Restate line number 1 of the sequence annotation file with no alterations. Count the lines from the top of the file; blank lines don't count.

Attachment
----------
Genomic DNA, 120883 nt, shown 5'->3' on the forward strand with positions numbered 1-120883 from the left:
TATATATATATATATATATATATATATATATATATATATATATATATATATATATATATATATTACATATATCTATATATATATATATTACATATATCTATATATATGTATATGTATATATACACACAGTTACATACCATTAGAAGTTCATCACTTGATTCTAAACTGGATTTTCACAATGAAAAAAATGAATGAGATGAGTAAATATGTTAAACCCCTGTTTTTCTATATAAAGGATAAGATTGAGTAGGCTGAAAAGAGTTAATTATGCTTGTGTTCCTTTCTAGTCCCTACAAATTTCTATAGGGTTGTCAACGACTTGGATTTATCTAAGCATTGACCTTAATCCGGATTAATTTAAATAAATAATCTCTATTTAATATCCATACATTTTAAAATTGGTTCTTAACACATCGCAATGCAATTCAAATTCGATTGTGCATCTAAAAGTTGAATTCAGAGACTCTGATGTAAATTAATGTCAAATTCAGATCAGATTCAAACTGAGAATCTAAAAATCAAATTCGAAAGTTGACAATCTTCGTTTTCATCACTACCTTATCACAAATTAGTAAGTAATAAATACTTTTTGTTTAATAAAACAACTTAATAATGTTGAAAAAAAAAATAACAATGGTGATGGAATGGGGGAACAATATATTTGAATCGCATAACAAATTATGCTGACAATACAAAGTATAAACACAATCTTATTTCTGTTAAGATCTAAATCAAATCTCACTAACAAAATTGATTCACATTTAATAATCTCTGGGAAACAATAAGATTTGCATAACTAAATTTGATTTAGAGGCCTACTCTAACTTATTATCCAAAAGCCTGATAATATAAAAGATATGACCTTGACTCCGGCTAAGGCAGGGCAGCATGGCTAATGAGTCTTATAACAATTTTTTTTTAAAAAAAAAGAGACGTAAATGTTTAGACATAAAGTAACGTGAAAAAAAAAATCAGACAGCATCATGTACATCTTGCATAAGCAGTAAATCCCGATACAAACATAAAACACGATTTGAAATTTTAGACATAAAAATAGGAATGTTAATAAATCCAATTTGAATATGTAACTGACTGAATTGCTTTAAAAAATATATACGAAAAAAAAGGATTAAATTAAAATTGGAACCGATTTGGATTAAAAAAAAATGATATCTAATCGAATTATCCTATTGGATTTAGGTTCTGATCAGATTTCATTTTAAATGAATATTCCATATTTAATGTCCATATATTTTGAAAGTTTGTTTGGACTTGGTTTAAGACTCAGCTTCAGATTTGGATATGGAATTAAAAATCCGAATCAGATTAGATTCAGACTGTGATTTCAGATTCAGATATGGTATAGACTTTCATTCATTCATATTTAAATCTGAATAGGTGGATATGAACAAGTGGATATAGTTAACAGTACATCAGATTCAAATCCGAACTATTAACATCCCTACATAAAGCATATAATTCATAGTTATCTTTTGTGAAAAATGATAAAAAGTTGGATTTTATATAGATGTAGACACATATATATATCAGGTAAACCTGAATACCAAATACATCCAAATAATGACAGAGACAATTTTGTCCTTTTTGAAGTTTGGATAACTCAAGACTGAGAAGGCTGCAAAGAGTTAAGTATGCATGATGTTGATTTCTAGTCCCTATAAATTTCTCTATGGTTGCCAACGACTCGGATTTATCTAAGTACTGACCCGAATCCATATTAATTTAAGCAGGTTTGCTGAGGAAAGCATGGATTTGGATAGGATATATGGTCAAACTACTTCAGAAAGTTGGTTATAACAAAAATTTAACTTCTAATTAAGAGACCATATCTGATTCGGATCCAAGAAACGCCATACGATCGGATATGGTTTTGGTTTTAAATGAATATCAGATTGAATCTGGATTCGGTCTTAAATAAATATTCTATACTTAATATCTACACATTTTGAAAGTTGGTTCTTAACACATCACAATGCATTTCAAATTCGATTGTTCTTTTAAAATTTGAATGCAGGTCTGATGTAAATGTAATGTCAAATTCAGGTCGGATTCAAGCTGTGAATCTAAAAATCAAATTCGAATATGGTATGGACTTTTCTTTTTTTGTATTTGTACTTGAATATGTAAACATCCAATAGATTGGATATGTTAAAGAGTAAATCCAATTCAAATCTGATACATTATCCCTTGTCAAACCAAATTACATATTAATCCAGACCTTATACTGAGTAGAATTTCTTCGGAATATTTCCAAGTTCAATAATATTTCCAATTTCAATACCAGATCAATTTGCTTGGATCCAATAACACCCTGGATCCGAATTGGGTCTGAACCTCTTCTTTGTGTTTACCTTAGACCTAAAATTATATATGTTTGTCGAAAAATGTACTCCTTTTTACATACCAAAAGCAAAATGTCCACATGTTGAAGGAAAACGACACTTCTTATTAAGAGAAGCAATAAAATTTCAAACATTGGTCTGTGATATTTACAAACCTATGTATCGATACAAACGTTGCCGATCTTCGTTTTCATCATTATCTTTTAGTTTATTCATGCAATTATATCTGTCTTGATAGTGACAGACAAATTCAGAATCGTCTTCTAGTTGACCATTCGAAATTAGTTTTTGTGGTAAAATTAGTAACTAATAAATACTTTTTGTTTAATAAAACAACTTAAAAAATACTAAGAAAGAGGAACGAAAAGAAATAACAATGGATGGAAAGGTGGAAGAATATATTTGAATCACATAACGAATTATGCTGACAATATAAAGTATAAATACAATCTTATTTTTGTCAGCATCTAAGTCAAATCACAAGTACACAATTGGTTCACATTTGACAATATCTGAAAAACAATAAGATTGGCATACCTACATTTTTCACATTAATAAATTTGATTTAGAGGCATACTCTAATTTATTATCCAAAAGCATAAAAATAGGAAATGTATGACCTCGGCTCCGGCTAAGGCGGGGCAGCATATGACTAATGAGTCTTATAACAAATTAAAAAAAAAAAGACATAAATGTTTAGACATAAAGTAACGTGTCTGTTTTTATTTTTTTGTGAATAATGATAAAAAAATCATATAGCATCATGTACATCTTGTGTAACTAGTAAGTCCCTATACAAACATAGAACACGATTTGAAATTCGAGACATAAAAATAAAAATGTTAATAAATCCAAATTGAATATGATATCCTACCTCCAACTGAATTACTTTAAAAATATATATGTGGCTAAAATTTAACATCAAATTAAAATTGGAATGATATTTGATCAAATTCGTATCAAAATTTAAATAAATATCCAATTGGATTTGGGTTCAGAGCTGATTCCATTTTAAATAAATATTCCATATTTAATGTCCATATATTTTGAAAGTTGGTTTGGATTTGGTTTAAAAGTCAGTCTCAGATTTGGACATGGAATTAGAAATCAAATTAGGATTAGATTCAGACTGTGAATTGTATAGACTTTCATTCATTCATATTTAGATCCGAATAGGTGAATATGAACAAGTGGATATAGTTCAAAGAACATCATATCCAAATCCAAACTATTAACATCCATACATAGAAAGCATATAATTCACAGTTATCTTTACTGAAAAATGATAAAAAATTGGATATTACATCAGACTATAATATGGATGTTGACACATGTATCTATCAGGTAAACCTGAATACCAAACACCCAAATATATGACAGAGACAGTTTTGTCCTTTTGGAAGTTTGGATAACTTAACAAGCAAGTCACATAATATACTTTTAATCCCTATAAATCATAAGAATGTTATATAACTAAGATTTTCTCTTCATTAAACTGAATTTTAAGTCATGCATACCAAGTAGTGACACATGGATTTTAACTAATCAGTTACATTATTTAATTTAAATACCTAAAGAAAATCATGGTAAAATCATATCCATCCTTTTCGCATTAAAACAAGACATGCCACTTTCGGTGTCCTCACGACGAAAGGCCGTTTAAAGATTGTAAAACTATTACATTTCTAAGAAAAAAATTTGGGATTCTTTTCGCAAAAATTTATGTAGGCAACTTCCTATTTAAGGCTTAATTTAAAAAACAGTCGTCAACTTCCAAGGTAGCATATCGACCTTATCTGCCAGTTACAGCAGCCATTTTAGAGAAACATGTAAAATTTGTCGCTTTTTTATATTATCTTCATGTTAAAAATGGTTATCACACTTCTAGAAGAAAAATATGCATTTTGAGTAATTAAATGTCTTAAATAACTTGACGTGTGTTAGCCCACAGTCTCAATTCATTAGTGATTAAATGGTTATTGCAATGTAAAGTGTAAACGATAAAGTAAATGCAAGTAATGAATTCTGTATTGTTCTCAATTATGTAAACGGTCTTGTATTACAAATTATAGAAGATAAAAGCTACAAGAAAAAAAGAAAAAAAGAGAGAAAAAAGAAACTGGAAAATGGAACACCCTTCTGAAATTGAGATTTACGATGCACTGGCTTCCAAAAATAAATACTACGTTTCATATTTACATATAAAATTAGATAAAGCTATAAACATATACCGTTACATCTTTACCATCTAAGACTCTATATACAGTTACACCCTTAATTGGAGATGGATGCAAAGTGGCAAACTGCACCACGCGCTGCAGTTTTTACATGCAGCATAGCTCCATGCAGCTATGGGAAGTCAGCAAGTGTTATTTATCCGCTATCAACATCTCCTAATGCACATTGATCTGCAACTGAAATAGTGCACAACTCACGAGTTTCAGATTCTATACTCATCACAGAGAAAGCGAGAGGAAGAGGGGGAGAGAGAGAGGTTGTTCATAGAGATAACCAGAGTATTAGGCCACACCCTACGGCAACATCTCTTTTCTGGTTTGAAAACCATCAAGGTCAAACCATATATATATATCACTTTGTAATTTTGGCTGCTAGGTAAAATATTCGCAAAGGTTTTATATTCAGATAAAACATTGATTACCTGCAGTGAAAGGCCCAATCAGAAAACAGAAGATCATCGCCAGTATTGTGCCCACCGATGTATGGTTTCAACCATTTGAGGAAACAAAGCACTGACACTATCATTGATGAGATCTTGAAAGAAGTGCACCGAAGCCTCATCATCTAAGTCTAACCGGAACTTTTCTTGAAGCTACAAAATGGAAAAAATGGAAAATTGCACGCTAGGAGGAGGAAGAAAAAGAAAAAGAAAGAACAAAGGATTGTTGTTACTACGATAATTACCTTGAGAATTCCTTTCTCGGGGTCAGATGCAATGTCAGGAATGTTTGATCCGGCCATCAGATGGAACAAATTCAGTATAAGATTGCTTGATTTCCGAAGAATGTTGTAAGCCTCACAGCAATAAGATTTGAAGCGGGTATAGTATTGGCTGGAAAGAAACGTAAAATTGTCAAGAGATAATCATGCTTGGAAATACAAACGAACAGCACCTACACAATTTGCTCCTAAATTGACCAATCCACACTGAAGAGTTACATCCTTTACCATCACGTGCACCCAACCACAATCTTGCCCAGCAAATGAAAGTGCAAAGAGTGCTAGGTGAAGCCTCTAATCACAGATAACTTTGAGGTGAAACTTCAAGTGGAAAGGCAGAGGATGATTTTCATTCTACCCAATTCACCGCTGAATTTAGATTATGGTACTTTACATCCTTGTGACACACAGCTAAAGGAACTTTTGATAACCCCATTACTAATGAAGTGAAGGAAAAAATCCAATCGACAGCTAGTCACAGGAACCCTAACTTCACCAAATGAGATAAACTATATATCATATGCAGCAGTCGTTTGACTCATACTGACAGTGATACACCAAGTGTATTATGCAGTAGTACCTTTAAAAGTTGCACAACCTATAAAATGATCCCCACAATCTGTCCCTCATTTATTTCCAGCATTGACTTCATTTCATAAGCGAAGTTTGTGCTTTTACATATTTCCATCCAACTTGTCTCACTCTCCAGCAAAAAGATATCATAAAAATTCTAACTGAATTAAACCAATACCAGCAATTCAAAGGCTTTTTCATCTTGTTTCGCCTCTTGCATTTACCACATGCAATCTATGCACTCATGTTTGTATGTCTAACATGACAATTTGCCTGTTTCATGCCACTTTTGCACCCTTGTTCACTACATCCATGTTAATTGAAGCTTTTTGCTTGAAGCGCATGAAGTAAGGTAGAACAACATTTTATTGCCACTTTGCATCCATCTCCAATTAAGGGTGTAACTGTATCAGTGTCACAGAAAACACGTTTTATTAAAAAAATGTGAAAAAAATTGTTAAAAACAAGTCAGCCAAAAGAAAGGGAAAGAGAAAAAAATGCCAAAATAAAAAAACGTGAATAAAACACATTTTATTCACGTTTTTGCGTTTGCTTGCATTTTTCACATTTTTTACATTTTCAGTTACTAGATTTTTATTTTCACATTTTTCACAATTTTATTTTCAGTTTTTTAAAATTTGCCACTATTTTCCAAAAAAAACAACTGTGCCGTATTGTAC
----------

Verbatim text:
Genomic DNA, 120883 nt, shown 5'->3' on the forward strand with positions numbered 1-120883 from the left: